Fresh art feast ready for viewing
Tweaked maps, mini still-lifes are part of galleries' offerings
Finally, the first First Thursday in months where it's guaranteed not to rain and all the rich are away.
Not that they ever go to First Thursday, but you get the point: Thursday, July 6, is a good time to go out and squint at some paintings en route to your favorite Pearl bar-restaurant. No need to pretend you're buying, but there is some fine painting going on right now.
First stop should be the Mark Woolley Gallery in the Pearl, where there are new paintings by Michael T. Hensley.
Hensley's style is recognizable from his murals at the Virginia Woof doggy day care on West Burnside Street, at the youth homeless shelter Outside In and at the Portland International Airport.
His paintings feature a wealth of detail, made up of naive doodles on washes of color, interspersed with letters, geometric shapes and found images on newsprint. He also manages to use printing techniques, drawing lines by carving away color like in a woodcut.
What could be a mess succeeds because of Hensley's fine sense of balance in making his compositions, and restraint in the use of color. He's a house painter by day, and the title of the show, 'Lead Free,' is about the desire to be free of the 'toxicity' of a day job and also free of toxic relationships. You'll never look at house painters the same way again.
First Thursday reception 6 p.m. to 9 p.m. July 6; regular hours 11 a.m. to 6 p.m. Tuesday-Saturday, through July 29, Mark Woolley Gallery in the Pearl, 120 N.W. Ninth Ave., Suite 210, 503-224-5475, www.markwoolley.com
Robert Calvo dropped off the edge of the flat Earth for eight years when he became a boat builder. He's back now, though, with a strong series of paintings that show his love of maps and interest in alphabets. (Like Hensley, he has a large work at an airport, this one MIA - Miami - not PDX.)
His previous works have used wooden panels that curve slightly away from the wall and have beveled edges (that's the craftsman in him), but these are flat panels layered with a grid of cut-up U.S. road maps. He stencils ideograms, which here are reminiscent of Cyrillic script or complex logos, then overlays them with washes of paint in one color. Once the stencil is removed, the hieroglyphics stand out in stark contrast to the murky maps underneath.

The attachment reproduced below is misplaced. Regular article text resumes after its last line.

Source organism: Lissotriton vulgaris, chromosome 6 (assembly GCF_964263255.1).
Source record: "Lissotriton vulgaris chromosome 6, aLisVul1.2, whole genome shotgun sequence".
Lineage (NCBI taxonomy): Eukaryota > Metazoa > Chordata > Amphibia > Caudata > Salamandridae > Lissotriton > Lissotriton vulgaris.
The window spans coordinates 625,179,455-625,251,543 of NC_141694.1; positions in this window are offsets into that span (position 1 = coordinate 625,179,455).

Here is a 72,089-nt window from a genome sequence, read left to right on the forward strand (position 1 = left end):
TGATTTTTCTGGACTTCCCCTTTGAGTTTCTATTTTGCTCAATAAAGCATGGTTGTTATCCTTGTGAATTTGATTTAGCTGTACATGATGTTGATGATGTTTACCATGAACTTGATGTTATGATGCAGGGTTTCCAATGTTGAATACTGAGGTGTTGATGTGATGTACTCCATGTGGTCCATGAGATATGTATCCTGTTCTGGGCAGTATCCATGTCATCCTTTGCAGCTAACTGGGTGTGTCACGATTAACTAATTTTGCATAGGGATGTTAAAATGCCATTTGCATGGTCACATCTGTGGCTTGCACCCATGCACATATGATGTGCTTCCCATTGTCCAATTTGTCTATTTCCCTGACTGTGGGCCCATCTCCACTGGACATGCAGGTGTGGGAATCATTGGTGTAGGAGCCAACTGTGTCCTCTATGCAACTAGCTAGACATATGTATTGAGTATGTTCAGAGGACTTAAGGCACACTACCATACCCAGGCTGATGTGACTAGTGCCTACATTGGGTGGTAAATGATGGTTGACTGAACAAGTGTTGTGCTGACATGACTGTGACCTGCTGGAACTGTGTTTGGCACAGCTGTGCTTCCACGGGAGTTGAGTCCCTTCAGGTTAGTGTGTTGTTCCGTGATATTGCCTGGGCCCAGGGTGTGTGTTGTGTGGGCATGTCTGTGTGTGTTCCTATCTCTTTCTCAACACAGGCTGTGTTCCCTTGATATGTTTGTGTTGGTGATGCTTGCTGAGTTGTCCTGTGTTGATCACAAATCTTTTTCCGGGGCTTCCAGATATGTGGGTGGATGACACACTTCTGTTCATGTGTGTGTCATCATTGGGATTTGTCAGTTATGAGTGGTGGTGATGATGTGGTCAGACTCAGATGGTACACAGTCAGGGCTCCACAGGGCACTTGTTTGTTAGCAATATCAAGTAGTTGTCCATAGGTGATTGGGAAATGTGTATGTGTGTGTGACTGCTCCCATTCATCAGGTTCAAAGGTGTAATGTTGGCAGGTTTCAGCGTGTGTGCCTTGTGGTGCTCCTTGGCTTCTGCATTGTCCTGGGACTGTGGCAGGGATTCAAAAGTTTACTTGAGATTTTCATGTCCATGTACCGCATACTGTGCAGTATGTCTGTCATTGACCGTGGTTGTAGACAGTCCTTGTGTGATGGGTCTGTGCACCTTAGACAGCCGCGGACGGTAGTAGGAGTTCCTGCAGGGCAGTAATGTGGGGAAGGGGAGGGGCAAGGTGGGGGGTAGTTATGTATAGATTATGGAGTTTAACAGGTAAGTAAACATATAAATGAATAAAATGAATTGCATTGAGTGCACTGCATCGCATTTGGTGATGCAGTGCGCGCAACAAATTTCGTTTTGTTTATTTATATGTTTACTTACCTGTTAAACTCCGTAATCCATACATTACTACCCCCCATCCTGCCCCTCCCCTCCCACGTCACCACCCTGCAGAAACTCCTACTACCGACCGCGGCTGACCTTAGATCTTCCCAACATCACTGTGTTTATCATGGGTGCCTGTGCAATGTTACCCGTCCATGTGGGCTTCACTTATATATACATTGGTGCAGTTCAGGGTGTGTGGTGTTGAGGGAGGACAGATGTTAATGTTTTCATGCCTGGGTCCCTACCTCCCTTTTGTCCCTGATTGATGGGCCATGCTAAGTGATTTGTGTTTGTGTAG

In 'Zazuela' you see glimpses of New Hampshire and Massachusetts, while in 'Candyland' it's snatches of California. Another, called 'Walkabout,' is based on star charts, where the clearings in the paint resemble made-up constellations. They're better than the original Greek ones, in some cases.
First Thursday reception 6 p.m. to 9 p.m. July 6; regular hours 10:30 a.m. to 5:30 p.m. Tuesday-Saturday, through July 29, Elizabeth Leach Gallery, 417 N.W. Ninth Ave., 503-224-0521, www.elizabethleach.com
More serious, midsize paintings with the emphasis on finish are on display down the block at PDX Contemporary Art. Joe Macca's latest works are severe in their simplicity, yet still playful.
After studying his own breathing for the past two years, Macca has attempted to put his feelings about it in graphic form. The result is a series of mesmerizing paintings, in which ribbons of gradated color float on a stark, monochrome background. The paintings sit a few inches off the wall, giving them an extra lightness.
Macca considers his style 'reductive' rather than Minimal. (Portland State teachers can do that.) The backgrounds are made up of 200 or so layers of oil paint, such that they are deeply colored and reflective like Chinese lacquer, while the wavy lines are painted in acrylic. Because of the drying time involved, he's one of those artists who put in the hours every day. Bring at least $3,000.
First Thursday reception, 6 p.m. to 8 p.m. July 6; regular hours 11 a.m. to 6 p.m. Tuesday-Saturday, through July 29, PDX Contemporary Art, 925 N.W. Flanders St., 503-222-0063, www.pdxcontempo-raryart.com
Finally, with a little less analog and a little more digital (but still with a lot of handiwork involved), Pushdot Studio has a show of new photos by Grace Weston. She builds small dioramas from toys and tiny scale props, playing dark and light feelings off each other.
'Couple's Therapy' shows two patients and an analyst reduced to their basic forms: heart, brain and eye. She made the shapes out of polymer clay, but in 'Don't Pet the Bee' she has a real bee drinking from a bird bath. Weston shoots on an ultrasaturated color transparency film from Kodak, using medium or 4-by-5-inch format film. She's inspired by illustrator Mark Ryden, as well as by Gregory Crewdson and David Levinthal, masters of the 'staged photography' genre.
Sometimes a prop inspires her, but sometimes she has an idea and spends time looking for the right props and characters. She uses a small sketchbook to record the inspirations. A fine-art photographer by day, she has quite a career doing this type of illustration for magazines, her signature being little fluffy clouds and pastel colors.
Pushdot's only requirement for showing work is that at least one step of the process be digital. In this case, Weston has the transparency scanned, then made into a Chromira print (a photographic print made in the darkroom from a digital file) because the colors are the most vivid she can attain.
Although she adores film, being digital has other advantages: Chipped vintage toys can be touched up in Photoshop, to preserve the illusion of perfection.
First Thursday reception 6 p.m. to 9 p.m. July 6; regular hours 8:30 a.m. to 5 p.m. Monday-Saturday, through July 29. Pushdot Studio, 830 N.W. 14th Ave., 503-224-5925, www.pushdotstudio.com